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Old 07-18-2006, 01:28 PM   #1
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Registered: Jan 2006
Distribution: Fedora 8 & 11, CentOS 5, Debian Etch, Slackware 12.2
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bash prompt problem

Hi all-

quick question:
when I become root, here's my prompt:

[root@host ~] >>

problem is, I interpret "~" as "/home/user", but the shell tells me I'm in /root...this has caused me some confusion at the command line lately...

how can I change the previous prompt to:
[root@host /root] >>
when I su into root?

the pertinent section in my .bashrc is as follows:

1 case $TERM in
2 *term | rxvt)
3 PS1="[\[\e[31;2m\]\u\[\e[0m\]@\h \W]\[\e[31;2m\] >> \[\e[0m\]"
4 export PS1=$PS1"\[\e]0;\u@\H: \w\a\]"
5 ;;
6 *)
7 export PS1="\u@\h \W \$ "
8 ;;
9 esac

...changing the \W to \w in line 3 above has no effect.

thanks for any help!
Old 07-18-2006, 01:36 PM   #2
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Registered: Aug 2003
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But ~ means "the home directory of the user", and if your distribution has made /root the home directory for the superuser, you're correct. After all you could, if you wanted to, set /var/log (just an example) to be the home directory of user foo, and then when you were logged in as foo and went to your home directory /var/log, your command prompt would show it as ~.

EDIT: the message in the above example was simply that /home/user is by no means the only place where a user can have it's homedirectory. It's up to the system admin to decide where the home directory resides.

Last edited by b0uncer; 07-18-2006 at 01:37 PM.
Old 07-18-2006, 02:00 PM   #3
Registered: Aug 2005
Location: Juniata College, PA
Distribution: Ubuntu, Slackware
Posts: 67

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To answer your question, as far as I know, bash does not have an escape sequence for what you're looking for. However, you could tailor it. The following is a quick and easy sample, but since it will give you the entire working directory, you might want to work on it to shorten up the return.

root's .bashrc:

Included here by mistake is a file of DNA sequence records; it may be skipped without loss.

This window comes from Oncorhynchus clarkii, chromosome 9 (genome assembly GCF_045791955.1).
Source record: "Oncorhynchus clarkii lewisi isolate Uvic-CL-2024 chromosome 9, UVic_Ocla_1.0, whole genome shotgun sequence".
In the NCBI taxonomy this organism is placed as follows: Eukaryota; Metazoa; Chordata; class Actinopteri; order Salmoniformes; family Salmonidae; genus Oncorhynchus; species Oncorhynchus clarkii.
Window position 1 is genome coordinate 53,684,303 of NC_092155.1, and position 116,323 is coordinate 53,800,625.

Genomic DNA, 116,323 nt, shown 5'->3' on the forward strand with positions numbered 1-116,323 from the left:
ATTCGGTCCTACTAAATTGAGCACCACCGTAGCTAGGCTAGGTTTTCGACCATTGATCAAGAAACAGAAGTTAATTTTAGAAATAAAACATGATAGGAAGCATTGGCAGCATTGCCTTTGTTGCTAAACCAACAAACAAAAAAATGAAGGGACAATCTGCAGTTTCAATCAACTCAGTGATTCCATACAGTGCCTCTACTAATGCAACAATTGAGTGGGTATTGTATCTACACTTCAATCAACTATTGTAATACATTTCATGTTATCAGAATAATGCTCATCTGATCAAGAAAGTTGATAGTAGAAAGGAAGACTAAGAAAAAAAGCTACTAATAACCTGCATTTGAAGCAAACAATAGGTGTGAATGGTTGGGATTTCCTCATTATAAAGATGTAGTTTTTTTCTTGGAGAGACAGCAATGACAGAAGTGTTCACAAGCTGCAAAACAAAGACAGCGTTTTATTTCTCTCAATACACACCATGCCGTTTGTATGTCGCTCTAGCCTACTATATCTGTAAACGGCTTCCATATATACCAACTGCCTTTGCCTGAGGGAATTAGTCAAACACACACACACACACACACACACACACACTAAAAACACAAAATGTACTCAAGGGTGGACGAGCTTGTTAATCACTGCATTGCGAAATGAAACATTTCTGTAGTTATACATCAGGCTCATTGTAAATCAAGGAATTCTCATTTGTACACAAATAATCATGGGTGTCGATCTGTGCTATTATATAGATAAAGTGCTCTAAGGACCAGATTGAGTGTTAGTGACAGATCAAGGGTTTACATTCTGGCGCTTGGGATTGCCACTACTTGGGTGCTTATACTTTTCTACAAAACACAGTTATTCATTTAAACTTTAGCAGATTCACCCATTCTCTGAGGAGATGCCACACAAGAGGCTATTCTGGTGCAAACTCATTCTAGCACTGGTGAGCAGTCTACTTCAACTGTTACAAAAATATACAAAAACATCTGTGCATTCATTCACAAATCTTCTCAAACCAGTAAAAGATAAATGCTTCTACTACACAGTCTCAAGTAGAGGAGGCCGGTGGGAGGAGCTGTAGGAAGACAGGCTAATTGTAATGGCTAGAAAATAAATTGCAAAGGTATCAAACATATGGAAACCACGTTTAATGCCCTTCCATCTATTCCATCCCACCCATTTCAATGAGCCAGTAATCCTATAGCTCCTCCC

PS1="[\u@\h $directory]\$ "
When logged in as root and within root's home directory, this will output
[root@host /root]#
(I notice you use >> rather than # to signify root. If you still want to use this, just replace the \$ with >>.)

EDIT: The above isn't correct. See my next response for the explanation...

Last edited by jayemef; 07-18-2006 at 03:45 PM.
Old 07-18-2006, 02:11 PM   #4
Registered: Oct 2002
Location: Charlottesville, VA
Distribution: Ubuntu (home), SLES (work)
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Quick solution, instead of doing su -, do just an su. This will leave you in current working directory. By doing an su -, it reads the (in this case) roots env, and goes to roots homedir. In that case "~" = /root. If you do a su - user2, than you'll be in /home/user2. An easy redirect would be su - root, then cd ~user. You;ll now be in the /home/user directory.

Old 07-18-2006, 02:25 PM   #5
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And with all of the above said: you REALLY need to just change your
idea of what ~ stands for. It's "the effective users home directory"
which can be ANYWHERE in the file-system. All you need to know is that
it's "your home". Work-arounds may be all-right, but never rely on them
because there will come a time when you're at a machine you haven't set-up.

Old 07-18-2006, 03:50 PM   #6
Registered: Aug 2005
Location: Juniata College, PA
Distribution: Ubuntu, Slackware
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I made a mistake with my previous reply. What I had done will not work, as pwd is only getting evaluated once. This means that after you start the session, the displayed working directory will not change, regardless of where you move to in the filesystem. I tried putting the command directly into the PS1 variable, but that didn't work either. So I'm not entirely sure if you could accomplish that task manually.

However, I'm fairly certain that \W will work (it displays root for me). Are you certain that after making the change, you re-sourced your .bashrc? You can do this with either the . command or source while in your home directory:
. .bashrc
# or
source .bashrc

That being said, I agree with the advice on changing your concept of ~.

Last edited by jayemef; 07-18-2006 at 04:00 PM.


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